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AT&T: Don't Want a Data Plan for That Smartphone? Too Bad. 798

Posted by Soulskill
from the we-enjoy-taking-your-money dept.
An anonymous reader writes "Joel Runyon recounts a tale that will be familiar to many people who have bought secondhand smartphones. After his old dumbphone died a few months ago, Runyon picked up a used iPhone. He just needed it for basic phone capabilities, and used it as such, turning data off. However, AT&T eventually figured out he was making calls from a smartphone, and they decided he needed a data plan, even if he wasn't going to use it. They went ahead and opted him into a plan that cost an extra $30 a month. Quoting: 'According to AT&T: They can opt me into a contract that I didn't agree to because I was using a phone that I didn't buy from them because it had the ability to use data that I wasn't using (and was turned off). To top it all off, they got the privilege of charging me for it because I bought a differently categorized device – even though the actual usage of their network did not change at all and I never reconstituted a new agreement with them.'"
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AT&T: Don't Want a Data Plan for That Smartphone? Too Bad.

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  • Too bad. (Score:5, Insightful)

    by NettiWelho (1147351) on Sunday February 03, 2013 @09:26AM (#42777085)
    Yes, too bad, for the AT&T.

    It is usually good business to do stuff that make customers want to continue using your services.

  • Welcome to... (Score:3, Insightful)

    by OpenSourced (323149) on Sunday February 03, 2013 @09:26AM (#42777087) Journal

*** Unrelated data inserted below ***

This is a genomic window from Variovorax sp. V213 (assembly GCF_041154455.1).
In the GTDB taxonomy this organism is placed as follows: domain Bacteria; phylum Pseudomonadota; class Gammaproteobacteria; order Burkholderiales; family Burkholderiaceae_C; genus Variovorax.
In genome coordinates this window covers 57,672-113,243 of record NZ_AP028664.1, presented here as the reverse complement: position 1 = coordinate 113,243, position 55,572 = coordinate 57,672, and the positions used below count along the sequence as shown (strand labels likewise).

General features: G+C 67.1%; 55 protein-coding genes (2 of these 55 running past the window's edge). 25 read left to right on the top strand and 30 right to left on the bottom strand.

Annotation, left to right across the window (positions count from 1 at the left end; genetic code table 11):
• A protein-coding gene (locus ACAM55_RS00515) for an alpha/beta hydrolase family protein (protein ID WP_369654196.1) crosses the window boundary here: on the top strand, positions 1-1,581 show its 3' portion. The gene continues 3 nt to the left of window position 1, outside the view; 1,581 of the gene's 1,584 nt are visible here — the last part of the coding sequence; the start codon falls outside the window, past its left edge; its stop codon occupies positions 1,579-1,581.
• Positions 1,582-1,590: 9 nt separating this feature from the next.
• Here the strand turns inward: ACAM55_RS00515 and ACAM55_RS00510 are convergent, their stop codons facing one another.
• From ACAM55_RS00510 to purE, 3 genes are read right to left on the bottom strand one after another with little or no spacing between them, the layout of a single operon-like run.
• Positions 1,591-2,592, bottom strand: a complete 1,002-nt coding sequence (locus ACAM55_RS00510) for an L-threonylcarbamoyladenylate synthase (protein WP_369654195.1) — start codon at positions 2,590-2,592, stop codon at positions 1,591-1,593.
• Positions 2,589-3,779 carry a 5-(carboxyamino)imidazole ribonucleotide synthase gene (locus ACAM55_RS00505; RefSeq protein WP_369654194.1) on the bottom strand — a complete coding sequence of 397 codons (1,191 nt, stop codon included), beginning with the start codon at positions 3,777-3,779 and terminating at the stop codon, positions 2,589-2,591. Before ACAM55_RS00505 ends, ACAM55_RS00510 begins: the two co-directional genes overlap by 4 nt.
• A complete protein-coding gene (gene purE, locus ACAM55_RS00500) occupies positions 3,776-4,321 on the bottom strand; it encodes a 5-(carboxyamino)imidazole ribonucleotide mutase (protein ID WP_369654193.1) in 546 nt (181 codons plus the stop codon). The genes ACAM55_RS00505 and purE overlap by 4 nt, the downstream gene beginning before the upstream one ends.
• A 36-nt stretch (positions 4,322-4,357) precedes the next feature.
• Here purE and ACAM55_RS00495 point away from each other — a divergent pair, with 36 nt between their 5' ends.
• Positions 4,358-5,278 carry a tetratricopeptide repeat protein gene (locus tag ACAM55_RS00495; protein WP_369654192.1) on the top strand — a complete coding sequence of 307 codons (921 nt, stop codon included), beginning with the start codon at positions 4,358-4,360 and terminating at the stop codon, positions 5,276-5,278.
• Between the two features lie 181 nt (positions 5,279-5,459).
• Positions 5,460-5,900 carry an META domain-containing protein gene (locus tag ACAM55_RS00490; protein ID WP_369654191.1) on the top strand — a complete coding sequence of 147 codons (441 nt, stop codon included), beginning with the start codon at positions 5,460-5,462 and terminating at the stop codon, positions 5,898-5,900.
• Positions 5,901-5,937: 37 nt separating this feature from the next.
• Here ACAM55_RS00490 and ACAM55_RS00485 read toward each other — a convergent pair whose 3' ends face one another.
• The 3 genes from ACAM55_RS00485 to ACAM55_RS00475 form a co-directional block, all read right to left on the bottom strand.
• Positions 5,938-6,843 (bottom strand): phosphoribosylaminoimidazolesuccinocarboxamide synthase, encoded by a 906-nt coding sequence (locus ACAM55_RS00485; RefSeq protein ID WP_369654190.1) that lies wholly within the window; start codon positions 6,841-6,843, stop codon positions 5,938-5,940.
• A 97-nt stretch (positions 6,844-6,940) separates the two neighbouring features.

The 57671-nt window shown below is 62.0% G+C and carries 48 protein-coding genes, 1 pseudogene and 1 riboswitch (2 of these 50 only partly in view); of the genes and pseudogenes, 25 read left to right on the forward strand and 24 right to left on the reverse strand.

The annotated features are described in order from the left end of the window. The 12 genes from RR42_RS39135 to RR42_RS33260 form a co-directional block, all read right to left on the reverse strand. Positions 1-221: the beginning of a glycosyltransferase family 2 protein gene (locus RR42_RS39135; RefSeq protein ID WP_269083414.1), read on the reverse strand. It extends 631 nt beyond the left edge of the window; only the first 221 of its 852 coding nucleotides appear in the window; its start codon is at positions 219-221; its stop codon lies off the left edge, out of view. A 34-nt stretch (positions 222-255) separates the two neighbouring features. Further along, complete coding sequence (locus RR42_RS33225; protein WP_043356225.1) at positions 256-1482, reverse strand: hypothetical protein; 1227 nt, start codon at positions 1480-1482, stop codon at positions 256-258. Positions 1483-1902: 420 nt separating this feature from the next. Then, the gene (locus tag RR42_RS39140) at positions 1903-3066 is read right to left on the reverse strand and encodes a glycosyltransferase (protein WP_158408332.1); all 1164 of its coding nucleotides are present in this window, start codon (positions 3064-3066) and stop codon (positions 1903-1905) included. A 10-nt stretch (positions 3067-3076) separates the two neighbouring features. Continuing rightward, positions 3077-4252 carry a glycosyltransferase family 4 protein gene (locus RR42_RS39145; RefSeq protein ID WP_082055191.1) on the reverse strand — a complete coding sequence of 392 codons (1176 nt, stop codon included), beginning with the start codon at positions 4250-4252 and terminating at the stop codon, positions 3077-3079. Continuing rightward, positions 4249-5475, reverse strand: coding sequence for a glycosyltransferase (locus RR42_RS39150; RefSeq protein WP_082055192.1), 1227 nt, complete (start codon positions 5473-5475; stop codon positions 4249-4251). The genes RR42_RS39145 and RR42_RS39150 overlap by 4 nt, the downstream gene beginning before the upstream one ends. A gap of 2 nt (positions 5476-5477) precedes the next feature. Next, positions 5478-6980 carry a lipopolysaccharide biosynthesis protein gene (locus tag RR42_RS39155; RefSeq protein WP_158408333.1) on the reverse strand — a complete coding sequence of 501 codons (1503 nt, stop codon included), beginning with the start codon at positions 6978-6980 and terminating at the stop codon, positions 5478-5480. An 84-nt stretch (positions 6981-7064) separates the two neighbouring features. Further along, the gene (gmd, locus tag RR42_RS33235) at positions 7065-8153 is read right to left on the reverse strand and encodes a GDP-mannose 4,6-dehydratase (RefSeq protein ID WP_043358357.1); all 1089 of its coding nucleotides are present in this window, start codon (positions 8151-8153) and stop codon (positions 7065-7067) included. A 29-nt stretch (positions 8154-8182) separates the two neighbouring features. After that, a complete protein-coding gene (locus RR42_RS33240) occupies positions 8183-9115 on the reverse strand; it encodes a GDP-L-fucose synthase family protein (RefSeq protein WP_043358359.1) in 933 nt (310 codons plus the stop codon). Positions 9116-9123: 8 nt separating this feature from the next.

...your new serfdom.

  • by mcgrew (92797) * on Sunday February 03, 2013 @09:27AM (#42777089) Homepage Journal

    Too bad the corporations own the government, needed laws restricting companies from screwing over customers no longer get passed here. More corporate rights, fewer human rights.

  • Mind boggling (Score:5, Insightful)

    by AbRASiON (589899) * on Sunday February 03, 2013 @09:28AM (#42777103) Journal

    I've heard stories as described in the subject previously from Americans and it's /fully completely mind boggingly insane/
    I can't even contemplate how it's legal in any possible way. I know you guys get shafted on terrible policies / regulations and I guess 'social norms' of how things are meant to be with cell phone usage but err yeah this takes the cake.

    In Australia what's described in the subject, simply wouldn't occur, at all.
    I have a BlackBerry Bold 9000 as my spare phone and use it purely as a voice only 2g phone, no data at all. My provider has no issue with this at all. If I put that same SIM inside an iphone or my Galaxy S3 - I simply end up with no data, my tough luck - if I want it, I need to call them and add a data plan to my account.

    You can also get phones unlocked here, you can buy phones outright and you get different priced plans - so purchasing an outright high end smartphone can be paired with a fairly minimal data and voice plan if you just use it for casual browsing / twitter / facebook and you're near wifi all the time.

    I realise getting angry isn't really a solution for you guys - but based on the article? I would be angry, extremely goddamned angry. It simply shouldn't be legal.